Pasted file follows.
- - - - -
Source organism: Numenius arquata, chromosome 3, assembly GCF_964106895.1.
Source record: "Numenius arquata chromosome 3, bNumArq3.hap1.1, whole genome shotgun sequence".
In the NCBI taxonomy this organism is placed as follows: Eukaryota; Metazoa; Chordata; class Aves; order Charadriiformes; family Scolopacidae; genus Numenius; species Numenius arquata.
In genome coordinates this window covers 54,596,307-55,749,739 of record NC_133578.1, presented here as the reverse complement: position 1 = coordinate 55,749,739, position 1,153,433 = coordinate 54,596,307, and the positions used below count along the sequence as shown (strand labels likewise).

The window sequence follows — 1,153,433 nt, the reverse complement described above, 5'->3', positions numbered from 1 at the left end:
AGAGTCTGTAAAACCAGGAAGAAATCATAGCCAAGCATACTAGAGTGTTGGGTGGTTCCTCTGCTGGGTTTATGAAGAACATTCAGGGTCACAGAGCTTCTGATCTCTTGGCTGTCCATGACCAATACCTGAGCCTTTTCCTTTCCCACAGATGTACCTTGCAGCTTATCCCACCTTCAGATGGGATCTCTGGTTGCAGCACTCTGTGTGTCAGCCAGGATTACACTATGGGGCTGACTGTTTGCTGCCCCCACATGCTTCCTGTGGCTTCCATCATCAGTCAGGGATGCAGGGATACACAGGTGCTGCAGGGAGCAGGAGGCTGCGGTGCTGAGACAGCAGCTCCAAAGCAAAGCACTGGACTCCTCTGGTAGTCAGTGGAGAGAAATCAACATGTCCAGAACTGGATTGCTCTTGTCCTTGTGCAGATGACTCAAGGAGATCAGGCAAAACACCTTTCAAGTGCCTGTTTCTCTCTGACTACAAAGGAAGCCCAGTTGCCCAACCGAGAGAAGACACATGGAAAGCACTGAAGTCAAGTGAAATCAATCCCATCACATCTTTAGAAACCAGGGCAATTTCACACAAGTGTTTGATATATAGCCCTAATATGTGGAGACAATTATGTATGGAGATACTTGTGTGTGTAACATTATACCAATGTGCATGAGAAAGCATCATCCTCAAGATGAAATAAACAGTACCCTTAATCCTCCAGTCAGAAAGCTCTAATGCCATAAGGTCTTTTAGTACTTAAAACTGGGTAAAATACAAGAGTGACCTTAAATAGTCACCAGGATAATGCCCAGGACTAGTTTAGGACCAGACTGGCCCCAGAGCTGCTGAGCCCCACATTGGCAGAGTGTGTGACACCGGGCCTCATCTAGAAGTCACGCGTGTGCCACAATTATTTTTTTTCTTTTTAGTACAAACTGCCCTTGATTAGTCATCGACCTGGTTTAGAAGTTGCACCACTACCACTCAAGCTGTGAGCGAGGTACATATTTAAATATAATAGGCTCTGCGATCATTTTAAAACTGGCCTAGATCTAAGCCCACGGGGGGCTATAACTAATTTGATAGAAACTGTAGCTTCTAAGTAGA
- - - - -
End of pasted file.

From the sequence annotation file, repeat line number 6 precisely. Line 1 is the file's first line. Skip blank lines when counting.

AGAGTCTGTAAAACCAGGAAGAAATCATAGCCAAGCATACTAGAGTGTTGGGTGGTTCCTCTGCTGGGTTTATGAAGAACATTCAGGGTCACAGAGCTTCTGATCTCTTGGCTGTCCATGACCAATACCTGAGCCTTTTCCTTTCCCACAGATGTACCTTGCAGCTTATCCCACCTTCAGATGGGATCTCTGGTTGCAGCACTCTGTGTGTCAGCCAGGATTACACTATGGGGCTGACTGTTTGCTGCCCCCACATGCTTCCTGTGGCTTCCATCATCAGTCAGGGATGCAGGGATACACAGGTGCTGCAGGGAGCAGGAGGCTGCGGTGCTGAGACAGCAGCTCCAAAGCAAAGCACTGGACTCCTCTGGTAGTCAGTGGAGAGAAATCAACATGTCCAGAACTGGATTGCTCTTGTCCTTGTGCAGATGACTCAAGGAGATCAGGCAAAACACCTTTCAAGTGCCTGTTTCTCTCTGACTACAAAGGAAGCCCAGTTGCCCAACCGAGAGAAGACACATGGAAAGCACTGAAGTCAAGTGAAATCAATCCCATCACATCTTTAGAAACCAGGGCAATTTCACACAAGTGTTTGATATATAGCCCTAATATGTGGAGACAATTATGTATGGAGATACTTGTGTGTGTAACATTATACCAATGTGCATGAGAAAGCATCATCCTCAAGATGAAATAAACAGTACCCTTAATCCTCCAGTCAGAAAGCTCTAATGCCATAAGGTCTTTTAGTACTTAAAACTGGGTAAAATACAAGAGTGACCTTAAATAGTCACCAGGATAATGCCCAGGACTAGTTTAGGACCAGACTGGCCCCAGAGCTGCTGAGCCCCACATTGGCAGAGTGTGTGACACCGGGCCTCATCTAGAAGTCACGCGTGTGCCACAATTATTTTTTTTCTTTTTAGTACAAACTGCCCTTGATTAGTCATCGACCTGGTTTAGAAGTTGCACCACTACCACTCAAGCTGTGAGCGAGGTACATATTTAAATATAATAGGCTCTGCGATCATTTTAAAACTGGCCTAGATCTAAGCCCACGGGGGGCTATAACTAATTTGATAGAAACTGTAGCTTCTAAGTAGA